The Great Outdoors
Boating the Bayou: History, nature and 250,000 bats (with video)
Shaded by some of the tallest office towers in Texas, Buffalo Bayou makes its languid retreat to the Gulf beneath a bridge-strewn tangle of concrete downtown.
“Up until 1912, this was the Port of Houston,” Louis Aulbach says from a pontoon boat docked at Allen’s Landing, the site of the city’s founding almost hidden from the noisy commerce above along the bayou’s steep banks.
Boat tours guided by Aulbach and others give curious Houstonians an engaging opportunity to see the history and ecology of a city with an unfortunate reputation for preserving neither. At first glance, everything around Allen’s Landing looks new, but listen to Aulbach and you’ll start to see the routes sailed by intrepid explorers. Directly above the site, a dilapidated building the Buffalo Bayou Partnership hopes to restore turns out to have housed a psychedelic rock club bearing graffiti from Jimi Hendrix and ZZ Top. Look closer at the bayou itself, and you’ll see an ecosystem teeming with fish, birds and a massive bat colony.
In the last decade, the Buffalo Bayou Partnership, the city, the Port of Houston and others have worked hard to turn the neglected waterway into a first-rate recreational resource. With boat tours starting up again this spring, a jaunt across the water is fantastic opportunity to get acquainted with a part of Houston that’s central to both its history and wildlife.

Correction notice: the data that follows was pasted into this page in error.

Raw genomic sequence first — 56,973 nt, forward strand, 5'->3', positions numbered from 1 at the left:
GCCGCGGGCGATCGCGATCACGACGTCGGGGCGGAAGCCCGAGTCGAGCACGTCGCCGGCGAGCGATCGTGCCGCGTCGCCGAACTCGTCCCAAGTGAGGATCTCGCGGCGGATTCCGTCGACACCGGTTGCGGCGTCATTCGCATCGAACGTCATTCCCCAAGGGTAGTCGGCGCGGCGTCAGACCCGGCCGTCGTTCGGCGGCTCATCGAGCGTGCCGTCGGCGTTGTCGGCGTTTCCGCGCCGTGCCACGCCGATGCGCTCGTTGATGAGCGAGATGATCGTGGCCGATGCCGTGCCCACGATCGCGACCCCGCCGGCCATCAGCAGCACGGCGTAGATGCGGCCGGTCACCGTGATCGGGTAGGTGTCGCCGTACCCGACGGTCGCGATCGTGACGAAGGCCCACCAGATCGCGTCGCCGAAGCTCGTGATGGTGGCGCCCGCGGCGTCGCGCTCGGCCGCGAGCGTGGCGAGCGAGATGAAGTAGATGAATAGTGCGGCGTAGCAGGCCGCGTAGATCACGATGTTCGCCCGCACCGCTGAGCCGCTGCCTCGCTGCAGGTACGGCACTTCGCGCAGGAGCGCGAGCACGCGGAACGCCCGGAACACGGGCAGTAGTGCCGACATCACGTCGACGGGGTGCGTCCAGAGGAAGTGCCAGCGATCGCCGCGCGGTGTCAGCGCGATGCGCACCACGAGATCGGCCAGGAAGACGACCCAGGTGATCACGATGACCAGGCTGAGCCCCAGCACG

Second Saturday Boat Rides: These quick, 30-minute tours give up to 20 passengers a glimpse of the bayou and the city built around it. The next tours take place March 20, with rides after that scheduled for the second Saturday of each month into December. The pontoon boat leaves every half hour from the end of a stairway off Sabine Street from 10 a.m. to 2 p.m. ($7 for adults, $5 for kids 4 to 12, cash only).
Waugh Bridge Bat Colony Tours: Watch a quarter of a million bats up close as they take to the night from their home beneath the bridge. The first tour this year takes place 45 minutes before dusk on March 12, with tours scheduled for the second and fourth Fridays of each month into October. For reservations call (713) 752-0314, extension 4, or e-mail firstname.lastname@example.org, ($35 for adults, $25 for kids).
History Tours: These two hour tours, narrated by local historian Louis Aulbach, take place monthly. Visit the partnership’s Web site for the schedule, or call (713) 752-0314, extension 4, for reservations, ($40 per person)
Bufffalo Bayou Regatta: In its 38th year, this epic float that's said to be the largest canoe and kayak race in Texas is coming up March 13.
See a video with more information on the bayou below: